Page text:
“My name is Rebekah Sawers, I am Yupik and my family is from Hooper Bay, Alaska. I am speaking on behalf of most Alaskans when I say that the Roadless Rule should not have been repealed. Currently the Roadless Rule has been in place for 20 years, protecting the trees from mass logging, and allowing the forest to heal. It is important that this land stays wild and free. I am speaking out not only on behalf of my daughter, but I am fighting for all the other 70,000 brothers, sisters, grandfathers and grandmothers who live in the Tongass. I support the NO ACTION alternative and I will say it loud and proud that we are protecting our forest and we must say it, write it, email it, and share it, to our senators and Secretary of Agriculture Sonny Purdue. We need to make it known what they are doing is wrong and keep them accountable! We Can!” Rebekah Sawers, Yupik, student and WECAN Tongass Representative
“The final decision to repeal the Roadless Rule is outrageous and not representative of the people. I am Tlingit of the Tongass Forest. As People of the Forest, People of the Sea, we must speak out on behalf of our children’s grandchildren to protect this land we call home and the climate. Impacts from industrial logging operations of the last century by all actors, disproportionately and negatively impacted the land and waters we Tlingit have sustained successfully throughout time.” Adrien Nichol Lee, Tlingit, President of the Alaska Native Sisterhood Camp 12, WECAN Tongass Representative
“I am an Indigenous women of the Tlingit Nation of the L’uknaxh.ádi, the Coho Salmon Clan under the Raven moiety from the Frog House. I am deeply rooted to this land for thousands of generations as a steward of this land. We have been here since time immemorial our elders say, and I follow the footsteps of my ancestors. In the Tongass, there are innumerable fish and game populations, and unparalleled recreational and business opportunities. Fishing and tourism are billion dollar industries, which Southeast Alaska economies are based upon. Removing the Roadless Rule in the Tongass affects our cultural and Indigenous rights to protect Haa Aani, Our Homeland. I am a strong Tlingit woman standing with the Tongass, speaking for the Aas Kwaani, the Tree People, and I will continue to fight for the Tongass despite the government's decision to side with industry over people. This is our way of life to fight for our Indigenous rights as Human Beings that live by the Forest and Tide, the Tlingit.” Kari Ames, Tlingit, Alaska Native Voices Cultural Heritage Guide, WECAN Tongass Representative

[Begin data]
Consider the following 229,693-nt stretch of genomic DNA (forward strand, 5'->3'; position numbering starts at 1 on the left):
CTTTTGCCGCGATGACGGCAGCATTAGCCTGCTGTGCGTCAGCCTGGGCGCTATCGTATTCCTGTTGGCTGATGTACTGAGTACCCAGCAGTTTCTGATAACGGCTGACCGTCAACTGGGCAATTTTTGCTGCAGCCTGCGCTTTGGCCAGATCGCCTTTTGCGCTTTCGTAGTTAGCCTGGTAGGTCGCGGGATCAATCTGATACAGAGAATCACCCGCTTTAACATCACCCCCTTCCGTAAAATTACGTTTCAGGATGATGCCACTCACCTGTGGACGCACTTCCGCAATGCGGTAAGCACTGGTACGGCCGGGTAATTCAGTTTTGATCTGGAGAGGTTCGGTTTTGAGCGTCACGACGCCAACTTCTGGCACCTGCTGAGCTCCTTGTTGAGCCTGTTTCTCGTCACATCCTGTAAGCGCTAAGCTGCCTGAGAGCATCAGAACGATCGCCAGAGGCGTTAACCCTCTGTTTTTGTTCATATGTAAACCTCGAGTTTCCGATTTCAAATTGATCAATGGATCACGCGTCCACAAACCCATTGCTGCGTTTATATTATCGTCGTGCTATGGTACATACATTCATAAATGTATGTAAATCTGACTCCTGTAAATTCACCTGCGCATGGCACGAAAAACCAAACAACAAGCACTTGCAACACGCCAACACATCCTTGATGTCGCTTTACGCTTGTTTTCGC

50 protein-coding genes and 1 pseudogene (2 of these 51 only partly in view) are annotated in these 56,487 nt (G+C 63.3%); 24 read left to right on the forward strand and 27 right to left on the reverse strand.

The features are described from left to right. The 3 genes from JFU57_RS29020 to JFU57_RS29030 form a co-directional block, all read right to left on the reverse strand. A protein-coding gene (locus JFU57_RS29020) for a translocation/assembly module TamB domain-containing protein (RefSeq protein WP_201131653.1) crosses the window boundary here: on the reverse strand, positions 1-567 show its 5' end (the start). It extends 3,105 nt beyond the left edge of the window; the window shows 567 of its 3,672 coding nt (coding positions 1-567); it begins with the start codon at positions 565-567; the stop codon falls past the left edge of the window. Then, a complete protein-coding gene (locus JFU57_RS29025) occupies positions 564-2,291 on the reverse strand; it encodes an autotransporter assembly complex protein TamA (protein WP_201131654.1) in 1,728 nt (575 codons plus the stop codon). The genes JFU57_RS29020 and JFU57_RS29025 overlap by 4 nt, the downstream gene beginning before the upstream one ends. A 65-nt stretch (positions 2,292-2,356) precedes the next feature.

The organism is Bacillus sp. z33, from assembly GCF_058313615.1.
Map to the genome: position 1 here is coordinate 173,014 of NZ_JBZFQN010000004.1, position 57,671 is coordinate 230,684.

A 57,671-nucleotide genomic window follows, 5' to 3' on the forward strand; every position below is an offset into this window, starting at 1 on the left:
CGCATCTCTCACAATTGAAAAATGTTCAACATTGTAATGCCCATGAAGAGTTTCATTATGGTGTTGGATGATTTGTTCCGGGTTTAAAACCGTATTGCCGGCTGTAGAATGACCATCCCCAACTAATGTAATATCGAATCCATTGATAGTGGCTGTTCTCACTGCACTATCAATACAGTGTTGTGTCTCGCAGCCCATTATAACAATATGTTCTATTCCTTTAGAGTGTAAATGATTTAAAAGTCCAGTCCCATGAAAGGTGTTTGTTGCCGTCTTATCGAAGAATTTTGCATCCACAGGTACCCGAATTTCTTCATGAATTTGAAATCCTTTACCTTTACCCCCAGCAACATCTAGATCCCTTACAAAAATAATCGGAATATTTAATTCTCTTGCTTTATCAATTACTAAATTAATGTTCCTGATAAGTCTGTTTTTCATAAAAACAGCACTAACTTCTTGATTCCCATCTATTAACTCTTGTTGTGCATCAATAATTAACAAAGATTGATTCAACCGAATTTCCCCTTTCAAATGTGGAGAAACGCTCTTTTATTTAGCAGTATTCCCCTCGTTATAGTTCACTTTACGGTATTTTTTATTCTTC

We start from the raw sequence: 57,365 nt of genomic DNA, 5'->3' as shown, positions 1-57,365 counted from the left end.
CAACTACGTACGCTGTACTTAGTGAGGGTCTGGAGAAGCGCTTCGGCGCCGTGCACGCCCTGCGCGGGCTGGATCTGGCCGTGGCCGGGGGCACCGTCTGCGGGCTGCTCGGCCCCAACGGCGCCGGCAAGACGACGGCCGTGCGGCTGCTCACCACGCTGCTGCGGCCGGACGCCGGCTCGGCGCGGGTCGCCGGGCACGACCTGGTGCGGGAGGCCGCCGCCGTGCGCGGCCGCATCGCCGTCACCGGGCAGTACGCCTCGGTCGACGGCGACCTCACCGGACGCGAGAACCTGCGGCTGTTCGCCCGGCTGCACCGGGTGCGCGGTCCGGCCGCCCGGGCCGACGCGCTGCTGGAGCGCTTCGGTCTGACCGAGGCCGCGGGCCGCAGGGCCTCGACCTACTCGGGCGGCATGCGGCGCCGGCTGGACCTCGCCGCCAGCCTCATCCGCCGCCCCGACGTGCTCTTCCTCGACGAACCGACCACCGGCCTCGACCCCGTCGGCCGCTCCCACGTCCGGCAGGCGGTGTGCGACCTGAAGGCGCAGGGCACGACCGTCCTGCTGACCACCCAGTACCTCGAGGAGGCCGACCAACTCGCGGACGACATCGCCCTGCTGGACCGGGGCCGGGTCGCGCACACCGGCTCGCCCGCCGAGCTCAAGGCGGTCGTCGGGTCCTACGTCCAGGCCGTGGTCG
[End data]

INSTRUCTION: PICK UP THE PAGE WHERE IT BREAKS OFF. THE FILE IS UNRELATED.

“As forests across the America's burn, the last thing we need to do is destroy old-growth forests in the Tongass Rainforest — one of the best defenses against the climate crisis in the United States. To open the forest to industrial logging and development will destructively impact the Indigenous and local communities who depend on the Tongass for survival. As we face the multiple crises of COVID-19, climate disruption and ongoing colonization policies, we must stand with Indigenous women forest protectors fighting for their homelands, and defend the Tongass like all of our lives depend on it, because they do.” Osprey Orielle Lake, Executive Director, Women’s Earth and Climate Action Network (WECAN) International
The Women's Earth and Climate Action Network (WECAN) International
www.wecaninternational.org - @WECAN_INTL
The Women’s Earth and Climate Action Network (WECAN) International is a 501(c)3 and solutions-based organization established to engage women worldwide in policy advocacy, on-the-ground projects, trainings, and movement building for global climate justice.